The orc took a step or two back. He was still close enough to launch an attack but no longer overtly threatening.
“What do you mean help?” the orc demanded in a pidgin of German laced with Orc.
“Do you know where we are?” Don asked in the common tongue it was a variety of Breton Celtic influenced by several other languages mostly Germanic tongues but many loan words and phrases from Latin and Atlantean.
“I do not know,” the orc answered in the same language. He looked around to get his bearings. The weight of the situation causing his broad ape-like shoulders to visibly droop and the point of his spear lowered to the ground.
“We are in the shadow-lands,” Don told him.
“Hel? Are we dead?”
“I do not think myself or my daughter are dead but we are close to it,” Don paused before continuing.
“I saw you die however before I was overcome by the poison on your claws.”
They were surprised to see the Orc bow his head. “That was ill-done. A man should be able to kill with his weapons or not at all. I am a warrior not an assassin.”
“That is how I can perhaps help you,” Don replied. “I know that you are not orcneas. I know that you are a man who has been changed or your fathers were changed from men into this.”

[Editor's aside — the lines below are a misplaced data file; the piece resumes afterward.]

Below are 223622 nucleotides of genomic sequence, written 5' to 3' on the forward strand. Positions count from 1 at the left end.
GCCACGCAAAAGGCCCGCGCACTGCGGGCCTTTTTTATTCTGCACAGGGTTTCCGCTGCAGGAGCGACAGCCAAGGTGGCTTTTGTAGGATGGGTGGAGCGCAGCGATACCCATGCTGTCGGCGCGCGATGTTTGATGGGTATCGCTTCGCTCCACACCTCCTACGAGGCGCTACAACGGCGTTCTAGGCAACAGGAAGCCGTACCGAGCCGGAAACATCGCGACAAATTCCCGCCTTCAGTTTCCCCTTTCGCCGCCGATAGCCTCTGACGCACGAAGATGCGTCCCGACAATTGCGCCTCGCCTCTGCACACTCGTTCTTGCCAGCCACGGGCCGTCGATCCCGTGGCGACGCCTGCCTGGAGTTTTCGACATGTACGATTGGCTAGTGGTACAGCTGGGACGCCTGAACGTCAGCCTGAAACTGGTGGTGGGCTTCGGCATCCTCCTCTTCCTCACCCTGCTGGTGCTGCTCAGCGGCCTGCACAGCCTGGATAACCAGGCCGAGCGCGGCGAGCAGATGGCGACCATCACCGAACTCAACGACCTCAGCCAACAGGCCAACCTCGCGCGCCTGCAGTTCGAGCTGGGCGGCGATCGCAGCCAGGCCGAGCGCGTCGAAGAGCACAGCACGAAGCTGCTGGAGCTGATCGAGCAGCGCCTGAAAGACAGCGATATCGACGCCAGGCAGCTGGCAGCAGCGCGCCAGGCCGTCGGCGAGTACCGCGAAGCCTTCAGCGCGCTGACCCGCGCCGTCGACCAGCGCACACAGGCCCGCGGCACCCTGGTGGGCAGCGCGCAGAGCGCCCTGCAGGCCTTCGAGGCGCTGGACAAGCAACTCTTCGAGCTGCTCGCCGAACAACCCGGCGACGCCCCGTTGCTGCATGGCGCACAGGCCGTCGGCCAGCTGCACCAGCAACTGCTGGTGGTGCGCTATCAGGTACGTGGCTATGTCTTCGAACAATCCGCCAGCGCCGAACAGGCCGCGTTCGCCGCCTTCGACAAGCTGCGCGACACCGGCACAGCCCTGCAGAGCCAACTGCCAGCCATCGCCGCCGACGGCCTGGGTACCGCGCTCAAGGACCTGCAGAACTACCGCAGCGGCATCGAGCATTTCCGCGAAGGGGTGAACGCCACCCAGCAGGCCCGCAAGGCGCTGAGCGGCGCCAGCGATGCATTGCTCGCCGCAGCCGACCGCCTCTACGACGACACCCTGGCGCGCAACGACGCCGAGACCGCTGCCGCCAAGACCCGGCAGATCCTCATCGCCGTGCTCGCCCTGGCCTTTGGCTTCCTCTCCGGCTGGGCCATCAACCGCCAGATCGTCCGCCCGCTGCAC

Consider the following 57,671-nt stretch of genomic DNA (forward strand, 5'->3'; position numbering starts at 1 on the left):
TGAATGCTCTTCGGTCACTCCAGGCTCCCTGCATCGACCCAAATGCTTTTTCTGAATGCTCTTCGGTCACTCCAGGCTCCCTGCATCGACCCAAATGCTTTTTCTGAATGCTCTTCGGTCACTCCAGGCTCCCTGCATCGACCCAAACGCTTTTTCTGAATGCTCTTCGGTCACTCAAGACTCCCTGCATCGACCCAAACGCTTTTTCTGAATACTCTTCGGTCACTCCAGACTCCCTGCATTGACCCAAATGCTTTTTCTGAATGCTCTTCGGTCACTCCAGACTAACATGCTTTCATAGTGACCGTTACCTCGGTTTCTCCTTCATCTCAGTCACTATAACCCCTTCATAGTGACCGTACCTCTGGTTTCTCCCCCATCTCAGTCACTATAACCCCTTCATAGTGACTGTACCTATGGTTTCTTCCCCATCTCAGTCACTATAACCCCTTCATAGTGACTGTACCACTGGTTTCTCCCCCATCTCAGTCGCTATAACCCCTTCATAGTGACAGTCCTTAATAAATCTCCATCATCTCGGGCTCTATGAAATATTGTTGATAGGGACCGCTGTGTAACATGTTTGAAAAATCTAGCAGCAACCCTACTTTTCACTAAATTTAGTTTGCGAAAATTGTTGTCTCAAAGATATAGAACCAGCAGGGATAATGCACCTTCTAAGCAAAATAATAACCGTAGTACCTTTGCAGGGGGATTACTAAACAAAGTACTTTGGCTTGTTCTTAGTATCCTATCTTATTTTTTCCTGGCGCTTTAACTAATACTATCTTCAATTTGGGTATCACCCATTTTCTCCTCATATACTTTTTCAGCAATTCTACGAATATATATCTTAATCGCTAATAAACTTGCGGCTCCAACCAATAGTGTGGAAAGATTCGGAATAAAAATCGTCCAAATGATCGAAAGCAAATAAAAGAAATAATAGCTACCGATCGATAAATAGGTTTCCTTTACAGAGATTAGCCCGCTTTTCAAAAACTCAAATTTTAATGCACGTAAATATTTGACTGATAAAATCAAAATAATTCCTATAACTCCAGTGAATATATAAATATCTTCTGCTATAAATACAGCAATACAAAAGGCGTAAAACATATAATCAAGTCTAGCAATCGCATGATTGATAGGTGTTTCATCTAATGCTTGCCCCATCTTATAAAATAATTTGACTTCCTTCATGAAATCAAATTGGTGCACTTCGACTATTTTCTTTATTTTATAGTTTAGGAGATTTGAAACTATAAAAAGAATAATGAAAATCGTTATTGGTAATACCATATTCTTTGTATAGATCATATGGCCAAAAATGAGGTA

“This is true.” Myntimur replied, “Some whisper Orcs are men or their children that have been taken by the orcneas and have been changed. It is a -- painful process. Why would you want to help me? Your church says we are damned.”
“That is not true,” Don replied, “The orcneas are damned. They are undead animated by demonic spirits. You are still a man with a soul. I know you have done wrong in your life but you never had the chance to see the right.”
“The church believes that there is a place for men like you who have never had the chance to hear the word of God. I can guide you to the path you must take.”
“You can take him to Purgatory?” Shandra asked surprised.
The orc did not miss the byplay and watched Don closely for his answer.
“No, I can get him only to the path he must take. We could follow it as well but I suspect our bodies would soon follow us into death and we are meant to come back for we are truly still alive.”
“This would not take me to the Hall of Honor I was promised,” the orc replied thoughtfully.
“What is your name? I am Shandra of the Silver-Arm and this is my father Don.”